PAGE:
Before the 2017-18 NBA season even started, analysts and fans alike were already chalking up another Cleveland-Golden State Finals. And for good reason: the two teams have squared off in the big dance three seasons in a row. Clearly, there was a departure from parity in professional basketball.
This past offseason was one of the craziest in recent memory. Chris Paul signed with the Rockets, Carmelo Anthony and Paul George joined the reigning MVP Russel Westbrook in Oklahoma City and the Celtics made two blockbuster moves: shipping Isaiah Thomas to the Cavaliers for Kyrie Irving and signing Gordon Hayward after a career year. In order to beat a super team, you have to become one.
Even after all of these moves were made, TNT’s Charles Barkley publicly said it’s inevitable that Golden State and Cleveland would duel again for the Larry O’Brien trophy. Can the NBA really be that cut and dry?
This season is just about at its halfway mark, and it looks like the aggressive offseason moves have paid off. Irving’s hot hand has led the Celtics (30-10) to the No. 1 spot in the east, even without the injured Hayward, and the Rockets (26-9) are narrowly behind Golden State (29-8) in the West. Thomas has yet to suit up for them due to a nagging hip injury and Cleveland (24-12) is currently third in the East only because of LeBron James’ ageless, MVP-caliber play.
With all these storylines, it’s no surprise that the Toronto Raptors have slipped under the radar. So far this season, the Raptors have quietly nabbed the No. 2 spot in the East with a 24-10 record. The Raptors boast the NBA’s third-best net rating (a team’s point differential per 100 possessions) at 7.3, trailing only the Rockets (7.4) and Warriors (9.1). Additionally, the Raptors do a great job of hustling, causing 15.7 deflections per game, along with 5.8 blocks and 8.8 steals per game. They’re a top-five team in all of those stats, showing they have a high motor on the defensive end of the floor.
Despite this, talking heads aren’t giving the Raptors the attention they deserve. Instead, the focus has been on how hot the Celtics are — especially during their 16-game win streak that ended in late November — and LeBron’s crazy numbers: 27.8 points, 9.2 assists and 8.2 rebounds per game. Combine the Raptor’s offensive efficiency with their scrappy defensive mentality, and you’ve got a team that very well may give both Boston and Cleveland trouble in the playoffs. Toronto’s strengths would be magnified if either Boston or Cleveland overlooks them, as they dream of playing each other in the conference finals.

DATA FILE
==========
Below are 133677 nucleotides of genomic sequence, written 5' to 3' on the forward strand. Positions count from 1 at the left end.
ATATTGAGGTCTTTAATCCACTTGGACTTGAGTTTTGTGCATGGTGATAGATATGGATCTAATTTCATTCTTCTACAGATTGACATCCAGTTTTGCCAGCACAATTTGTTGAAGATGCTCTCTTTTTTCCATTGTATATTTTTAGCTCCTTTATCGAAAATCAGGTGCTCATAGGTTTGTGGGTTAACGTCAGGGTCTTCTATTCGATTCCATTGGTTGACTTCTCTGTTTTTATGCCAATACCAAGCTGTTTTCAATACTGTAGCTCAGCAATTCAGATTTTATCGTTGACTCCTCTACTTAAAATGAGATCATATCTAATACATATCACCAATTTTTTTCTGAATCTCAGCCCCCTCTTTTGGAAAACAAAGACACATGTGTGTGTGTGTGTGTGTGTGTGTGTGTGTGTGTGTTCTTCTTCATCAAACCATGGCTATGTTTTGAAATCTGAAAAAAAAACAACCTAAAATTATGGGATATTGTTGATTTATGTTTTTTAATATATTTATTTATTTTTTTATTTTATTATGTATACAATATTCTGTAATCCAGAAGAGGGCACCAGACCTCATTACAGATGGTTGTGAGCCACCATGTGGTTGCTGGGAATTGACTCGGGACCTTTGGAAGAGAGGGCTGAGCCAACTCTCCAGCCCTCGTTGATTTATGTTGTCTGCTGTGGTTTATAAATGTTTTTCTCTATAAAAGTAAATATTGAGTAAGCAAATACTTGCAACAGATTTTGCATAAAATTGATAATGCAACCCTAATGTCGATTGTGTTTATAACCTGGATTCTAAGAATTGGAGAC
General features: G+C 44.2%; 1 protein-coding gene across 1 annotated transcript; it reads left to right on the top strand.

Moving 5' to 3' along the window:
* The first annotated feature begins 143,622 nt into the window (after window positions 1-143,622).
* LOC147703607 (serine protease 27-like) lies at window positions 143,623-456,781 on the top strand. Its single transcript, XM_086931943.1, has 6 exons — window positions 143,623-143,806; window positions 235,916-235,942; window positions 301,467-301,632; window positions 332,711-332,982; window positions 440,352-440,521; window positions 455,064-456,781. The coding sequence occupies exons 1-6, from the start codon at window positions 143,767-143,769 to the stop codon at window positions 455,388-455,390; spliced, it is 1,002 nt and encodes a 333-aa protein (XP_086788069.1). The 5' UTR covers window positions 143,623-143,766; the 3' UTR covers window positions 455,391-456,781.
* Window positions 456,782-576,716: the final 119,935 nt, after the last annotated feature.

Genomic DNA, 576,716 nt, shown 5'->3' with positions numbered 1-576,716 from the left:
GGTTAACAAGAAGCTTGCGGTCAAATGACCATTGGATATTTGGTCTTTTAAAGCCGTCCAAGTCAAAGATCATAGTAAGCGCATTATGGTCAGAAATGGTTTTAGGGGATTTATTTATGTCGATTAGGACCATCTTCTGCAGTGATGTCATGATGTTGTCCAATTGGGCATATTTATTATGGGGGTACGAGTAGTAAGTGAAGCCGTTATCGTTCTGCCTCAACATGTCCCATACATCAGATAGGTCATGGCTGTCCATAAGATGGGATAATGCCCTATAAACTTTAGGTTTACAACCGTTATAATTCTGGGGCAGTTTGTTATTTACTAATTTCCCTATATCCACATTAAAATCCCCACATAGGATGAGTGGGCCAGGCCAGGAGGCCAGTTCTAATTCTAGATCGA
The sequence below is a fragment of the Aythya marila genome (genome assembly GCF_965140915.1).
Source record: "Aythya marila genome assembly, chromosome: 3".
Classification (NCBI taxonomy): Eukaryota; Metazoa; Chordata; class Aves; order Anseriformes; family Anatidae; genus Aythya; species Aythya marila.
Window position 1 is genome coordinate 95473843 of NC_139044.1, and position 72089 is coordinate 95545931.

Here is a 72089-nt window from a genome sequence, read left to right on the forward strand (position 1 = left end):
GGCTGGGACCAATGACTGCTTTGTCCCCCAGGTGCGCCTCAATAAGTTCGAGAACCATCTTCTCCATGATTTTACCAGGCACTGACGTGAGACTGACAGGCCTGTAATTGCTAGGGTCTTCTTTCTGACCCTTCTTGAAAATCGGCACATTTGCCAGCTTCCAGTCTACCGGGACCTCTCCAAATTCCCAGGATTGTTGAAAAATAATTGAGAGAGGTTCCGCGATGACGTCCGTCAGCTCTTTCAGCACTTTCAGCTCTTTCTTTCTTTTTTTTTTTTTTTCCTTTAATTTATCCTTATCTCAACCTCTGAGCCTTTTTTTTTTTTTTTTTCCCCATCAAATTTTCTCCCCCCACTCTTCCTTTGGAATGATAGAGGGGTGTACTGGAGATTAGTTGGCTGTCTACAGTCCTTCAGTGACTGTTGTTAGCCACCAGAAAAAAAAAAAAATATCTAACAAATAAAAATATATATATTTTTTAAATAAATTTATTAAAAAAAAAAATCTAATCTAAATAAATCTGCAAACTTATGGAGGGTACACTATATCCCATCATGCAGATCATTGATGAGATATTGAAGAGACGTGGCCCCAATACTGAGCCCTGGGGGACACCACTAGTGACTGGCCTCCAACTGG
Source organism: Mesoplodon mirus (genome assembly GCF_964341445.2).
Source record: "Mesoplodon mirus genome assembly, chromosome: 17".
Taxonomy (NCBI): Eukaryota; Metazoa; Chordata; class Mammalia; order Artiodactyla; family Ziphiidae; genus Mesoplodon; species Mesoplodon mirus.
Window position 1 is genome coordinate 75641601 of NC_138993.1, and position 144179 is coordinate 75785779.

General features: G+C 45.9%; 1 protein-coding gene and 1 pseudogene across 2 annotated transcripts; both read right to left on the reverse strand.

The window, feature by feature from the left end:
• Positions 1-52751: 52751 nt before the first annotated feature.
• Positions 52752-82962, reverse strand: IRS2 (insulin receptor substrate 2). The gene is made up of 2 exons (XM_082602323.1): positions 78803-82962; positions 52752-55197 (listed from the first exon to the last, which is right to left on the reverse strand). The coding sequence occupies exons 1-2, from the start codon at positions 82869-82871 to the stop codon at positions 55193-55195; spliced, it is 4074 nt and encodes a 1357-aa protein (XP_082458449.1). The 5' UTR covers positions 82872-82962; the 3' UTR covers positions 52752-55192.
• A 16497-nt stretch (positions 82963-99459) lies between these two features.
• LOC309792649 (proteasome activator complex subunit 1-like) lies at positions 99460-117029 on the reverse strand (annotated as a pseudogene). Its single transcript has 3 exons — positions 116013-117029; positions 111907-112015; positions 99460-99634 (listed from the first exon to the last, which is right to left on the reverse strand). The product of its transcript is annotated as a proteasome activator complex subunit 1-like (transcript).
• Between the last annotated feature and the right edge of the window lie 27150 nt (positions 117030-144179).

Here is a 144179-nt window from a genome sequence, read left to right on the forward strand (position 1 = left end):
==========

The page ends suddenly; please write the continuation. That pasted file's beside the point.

Now, Toronto hasn’t had much playoff success recently. In each of the past two seasons, Cleveland has knocked out the Raptors. They swept them in 2017 Eastern Conference Semifinals and beat them 4-1 in the conference finals the year before.
These recent playoff defeats will only serve as fuel to motivate Toronto’s stars Kyle Lowry and DeMar DeRozan. It’s obvious these two are the key to the Raptor’s success, but late first-rounder OG Anunoby out of Indiana has been a pleasant surprise for the team. Anunoby tore his ACL last January, yet still made his season debut in October. By mid-November, the slashing Anunoby cracked the starting lineup and has been a big contributor ever since. He’s even garnered comparisons to Kawhi Leonard: a stout defender who can force his way to the basket on the other end of the floor.
Serge Ibaka has also contributed to the Raptor’s success. The team acquired him via a trade last February, and his main contributions have come through rebounds and blocks. The Raptors look promising thus far this season, and if they keep it up, the playoffs won’t be a cake walk for Cleveland. All this premature talk of a fourth straight Cavaliers-Warriors finals ought to be taken with a grain of salt, especially when you consider the deadly midrange game DeRozan has.
Anyway, it’s not even halfway through the season yet, and Hayward and Thomas haven’t played a full game. Still, come playoff time, don’t sleep on the Raptors.